Ambassador calls for calm

20 Apr, 2015 - 00:04 0 Views

The Herald

Fidelis Munyoro Herald Reporter
United Nations High Commission for Refugees has expressed disquiet over xenophobic attacks in South Africa in the past three weeks that have left six people dead and displaced more than 5 000 foreigners.

The UN refugee agency, however, welcomed the South African government’s efforts to contain the wave of xenophobia in the South African state.

The attacks in KwaZulu-Natal province began last month following an apparent labour dispute involving South Africans and foreign workers.

“UNHCR is extremely concerned. We have welcomed the response by the government in trying to contain the situation and provide assistance,” said the agency spokesman based in Geneva, Adrian Edwards. A UNHCR team has been sent to the coastal city of Durban to assess the situation and identify where the organisation can support government and civil society partners in their response.

The displaced foreign nationals are grouped in four tented shelters for displaced people established by the local Disaster Management Centre.

In an interview with South African news television station eNCA last week, Zimbabwe Ambassador to South Africa Mr Isaac Moyo said Zimbabweans were disappointed about the xenophobic attacks but the Government would not allow them to take the law into their own hands in retaliation.

He said the two countries were now in dialogue over the barbaric attacks on Zimbabweans in that country.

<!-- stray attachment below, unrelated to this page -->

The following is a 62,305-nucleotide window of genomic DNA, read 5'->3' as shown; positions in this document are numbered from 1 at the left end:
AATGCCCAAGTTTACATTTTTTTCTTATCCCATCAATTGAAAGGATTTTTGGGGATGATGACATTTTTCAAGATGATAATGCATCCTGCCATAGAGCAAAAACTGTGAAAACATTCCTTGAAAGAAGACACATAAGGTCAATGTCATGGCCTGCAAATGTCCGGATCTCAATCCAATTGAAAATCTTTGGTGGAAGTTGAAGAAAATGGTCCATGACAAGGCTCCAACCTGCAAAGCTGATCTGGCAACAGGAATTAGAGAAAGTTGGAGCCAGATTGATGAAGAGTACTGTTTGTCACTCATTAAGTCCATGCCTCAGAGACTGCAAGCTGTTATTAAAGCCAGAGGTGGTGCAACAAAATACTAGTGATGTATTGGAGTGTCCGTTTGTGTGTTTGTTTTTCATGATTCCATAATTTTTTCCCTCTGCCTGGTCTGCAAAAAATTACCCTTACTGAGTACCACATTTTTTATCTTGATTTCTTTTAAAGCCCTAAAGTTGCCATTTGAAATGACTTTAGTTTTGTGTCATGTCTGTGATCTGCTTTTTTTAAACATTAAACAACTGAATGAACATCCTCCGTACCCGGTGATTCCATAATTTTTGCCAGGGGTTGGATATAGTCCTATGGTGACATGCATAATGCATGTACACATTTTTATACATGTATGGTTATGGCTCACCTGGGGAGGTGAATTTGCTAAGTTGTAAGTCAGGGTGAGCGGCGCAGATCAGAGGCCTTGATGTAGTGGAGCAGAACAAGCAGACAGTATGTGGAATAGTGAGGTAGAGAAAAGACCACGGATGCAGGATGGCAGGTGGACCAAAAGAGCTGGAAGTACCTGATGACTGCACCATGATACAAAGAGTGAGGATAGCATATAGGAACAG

“We are in dialogue with the SA government over these issues. We understand the explanations they have given us and we are also able to make our own judgments,” said Mr Moyo.

“We would wish that Zimbabweans in this country (SA) are protected but I don’t think that this . . . will affect our good relationship . . . We think we can resolve it through our governments established channels.”

Mr Moyo said Zimbabwean Government would not allow its citizens to break the law in retaliation to xenophobic attacks on Zimbabweans.

“Zimbabwe Government, of course is not about to let Zimbabwe nationals take the law into their own hands,” he said.

Mr Moyo said if there are issues to be tackled with the South African government this would be a matter between the two governments.

“We would wish that no Zimbabweans would really break the law by way of expressing their disappointment,” he said. “We understand that they are very disappointed. We sympathise with that position.”

Ambassador Moyo urged all the Zimbabweans to allow normal processes to deal with the matter.

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